A major new European study on dementia is looking for Irish participants.
Actifcare (ACcess to Timely Formal Care) is a European research project, which aims to analyse the pathways to care for people with dementia and their families, in an attempt to better understand healthcare inequalities.
The Irish leg of the study is being carried out by Dr Kate Irving and her team at Dublin City University (DCU). They would like to speak to people living at home with dementia, as well as their families.
"Dementia is a condition that weighs heavily on the human psyche, triggering emotional responses of fear and dread. However, as we understand dementia better, people are finding that, although there are challenges, it is nevertheless possible to live well with dementia.
"Our project is looking at timely intervention in dementia care or put another way, not waiting for a crisis to happen before people seek out services and supports," Dr Irving explained.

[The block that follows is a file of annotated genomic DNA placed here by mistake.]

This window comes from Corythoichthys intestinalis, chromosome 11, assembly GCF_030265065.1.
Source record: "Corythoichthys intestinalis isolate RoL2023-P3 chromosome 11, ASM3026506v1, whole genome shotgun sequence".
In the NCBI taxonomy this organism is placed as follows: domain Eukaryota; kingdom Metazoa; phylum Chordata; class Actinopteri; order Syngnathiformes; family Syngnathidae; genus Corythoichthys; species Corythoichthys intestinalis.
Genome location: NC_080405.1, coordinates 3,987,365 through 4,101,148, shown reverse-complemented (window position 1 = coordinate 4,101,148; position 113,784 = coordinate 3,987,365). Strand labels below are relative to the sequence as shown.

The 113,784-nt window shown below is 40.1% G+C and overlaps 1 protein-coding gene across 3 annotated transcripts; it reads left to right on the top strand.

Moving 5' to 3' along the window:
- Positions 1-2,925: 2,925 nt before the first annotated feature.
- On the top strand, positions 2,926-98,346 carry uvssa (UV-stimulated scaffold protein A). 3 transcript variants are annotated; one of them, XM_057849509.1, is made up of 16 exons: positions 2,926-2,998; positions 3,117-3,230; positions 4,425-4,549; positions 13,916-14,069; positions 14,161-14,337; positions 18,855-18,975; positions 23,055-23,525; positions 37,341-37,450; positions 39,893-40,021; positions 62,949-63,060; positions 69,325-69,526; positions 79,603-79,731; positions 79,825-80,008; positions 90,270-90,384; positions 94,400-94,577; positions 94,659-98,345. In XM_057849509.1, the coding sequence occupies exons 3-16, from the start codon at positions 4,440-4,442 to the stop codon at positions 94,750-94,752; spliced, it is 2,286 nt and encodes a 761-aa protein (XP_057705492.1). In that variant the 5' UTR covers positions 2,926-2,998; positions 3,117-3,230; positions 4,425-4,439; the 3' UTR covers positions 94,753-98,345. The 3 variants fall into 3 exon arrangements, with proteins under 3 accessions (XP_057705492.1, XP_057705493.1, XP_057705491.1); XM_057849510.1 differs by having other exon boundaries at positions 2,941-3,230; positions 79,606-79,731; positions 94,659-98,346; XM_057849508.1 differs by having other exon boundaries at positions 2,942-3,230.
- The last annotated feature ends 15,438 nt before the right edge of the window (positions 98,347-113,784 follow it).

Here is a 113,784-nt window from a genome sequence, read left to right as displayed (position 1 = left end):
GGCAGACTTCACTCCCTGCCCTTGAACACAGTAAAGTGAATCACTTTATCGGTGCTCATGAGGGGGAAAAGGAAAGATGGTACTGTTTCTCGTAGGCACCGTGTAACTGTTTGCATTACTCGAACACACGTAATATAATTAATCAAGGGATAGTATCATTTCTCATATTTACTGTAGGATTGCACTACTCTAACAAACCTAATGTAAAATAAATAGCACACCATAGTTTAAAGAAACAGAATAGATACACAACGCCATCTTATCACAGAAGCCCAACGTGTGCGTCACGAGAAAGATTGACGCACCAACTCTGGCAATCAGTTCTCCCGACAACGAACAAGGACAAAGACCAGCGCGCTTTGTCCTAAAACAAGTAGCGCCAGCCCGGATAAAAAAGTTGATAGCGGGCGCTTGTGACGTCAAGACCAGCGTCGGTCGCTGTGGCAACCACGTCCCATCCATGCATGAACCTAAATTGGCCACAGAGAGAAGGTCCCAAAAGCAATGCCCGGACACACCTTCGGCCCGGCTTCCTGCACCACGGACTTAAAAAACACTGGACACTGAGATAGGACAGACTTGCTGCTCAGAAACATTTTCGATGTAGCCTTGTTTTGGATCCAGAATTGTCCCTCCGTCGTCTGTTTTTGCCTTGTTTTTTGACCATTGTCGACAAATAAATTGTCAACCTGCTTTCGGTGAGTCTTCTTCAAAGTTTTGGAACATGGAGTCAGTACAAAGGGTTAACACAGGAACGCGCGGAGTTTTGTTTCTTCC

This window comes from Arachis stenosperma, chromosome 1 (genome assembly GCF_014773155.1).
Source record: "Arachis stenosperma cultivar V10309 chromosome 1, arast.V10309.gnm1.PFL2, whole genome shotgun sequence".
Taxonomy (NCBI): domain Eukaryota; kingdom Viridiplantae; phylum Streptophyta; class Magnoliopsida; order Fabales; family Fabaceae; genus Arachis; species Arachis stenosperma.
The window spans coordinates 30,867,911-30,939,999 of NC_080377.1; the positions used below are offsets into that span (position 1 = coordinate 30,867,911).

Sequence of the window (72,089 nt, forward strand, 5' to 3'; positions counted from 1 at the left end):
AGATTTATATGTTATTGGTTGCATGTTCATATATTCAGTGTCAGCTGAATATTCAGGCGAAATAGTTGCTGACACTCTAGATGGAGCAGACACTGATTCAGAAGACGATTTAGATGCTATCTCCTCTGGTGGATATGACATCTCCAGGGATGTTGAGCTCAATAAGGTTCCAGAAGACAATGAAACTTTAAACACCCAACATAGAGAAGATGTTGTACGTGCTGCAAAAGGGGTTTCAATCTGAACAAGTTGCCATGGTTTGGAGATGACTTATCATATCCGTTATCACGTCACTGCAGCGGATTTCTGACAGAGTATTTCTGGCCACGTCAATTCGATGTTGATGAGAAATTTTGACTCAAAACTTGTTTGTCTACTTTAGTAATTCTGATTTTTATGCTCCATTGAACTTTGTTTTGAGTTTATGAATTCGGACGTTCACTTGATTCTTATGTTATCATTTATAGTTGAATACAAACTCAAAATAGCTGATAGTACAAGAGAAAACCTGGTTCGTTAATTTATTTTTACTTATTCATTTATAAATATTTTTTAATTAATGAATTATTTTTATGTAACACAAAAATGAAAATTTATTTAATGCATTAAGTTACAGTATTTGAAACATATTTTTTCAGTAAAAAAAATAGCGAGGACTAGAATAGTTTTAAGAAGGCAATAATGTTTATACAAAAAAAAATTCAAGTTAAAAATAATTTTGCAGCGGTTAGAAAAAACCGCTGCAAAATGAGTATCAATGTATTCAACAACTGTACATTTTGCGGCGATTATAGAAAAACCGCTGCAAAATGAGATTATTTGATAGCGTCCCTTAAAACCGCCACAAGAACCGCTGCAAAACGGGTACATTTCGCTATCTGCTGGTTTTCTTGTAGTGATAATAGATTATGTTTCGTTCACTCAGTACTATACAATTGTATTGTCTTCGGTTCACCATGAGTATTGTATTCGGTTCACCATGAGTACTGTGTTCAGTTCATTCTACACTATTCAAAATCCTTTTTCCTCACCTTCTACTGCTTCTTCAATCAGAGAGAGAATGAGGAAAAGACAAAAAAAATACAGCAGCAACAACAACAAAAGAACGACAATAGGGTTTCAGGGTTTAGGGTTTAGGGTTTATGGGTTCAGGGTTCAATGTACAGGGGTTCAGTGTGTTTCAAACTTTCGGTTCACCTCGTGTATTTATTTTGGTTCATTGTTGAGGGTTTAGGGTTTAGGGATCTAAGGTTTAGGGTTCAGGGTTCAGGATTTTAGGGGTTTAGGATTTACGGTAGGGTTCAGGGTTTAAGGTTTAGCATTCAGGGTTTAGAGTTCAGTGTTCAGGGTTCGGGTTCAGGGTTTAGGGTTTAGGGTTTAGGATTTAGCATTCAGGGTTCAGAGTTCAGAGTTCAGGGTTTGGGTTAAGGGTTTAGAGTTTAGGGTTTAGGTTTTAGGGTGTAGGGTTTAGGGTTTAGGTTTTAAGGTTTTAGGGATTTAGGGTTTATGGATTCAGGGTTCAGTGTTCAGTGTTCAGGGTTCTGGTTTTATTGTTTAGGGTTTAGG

She pointed out that in many instances, family carers can be reluctant to seek help. They may feel like they should be able to manage, or they simply do not know where to get help.
"I would strongly urge them to seek support early on. In reality, the weight of dementia is often too much for families to bear alone and resistance to taking on support often leads to a crisis situation further down the line which could have been avoided," she commented.
Anyone who would like to find out more or get involved with this study should contact Dr Louise Hopper by calling (01) 700 8540 or emailing firstname.lastname@example.org
Some 40,000 people in Ireland are affected by dementia, the most common type of which is Alzheimer's disease. For more information on Alzheimer's, see our Alzheimer's Clinic here
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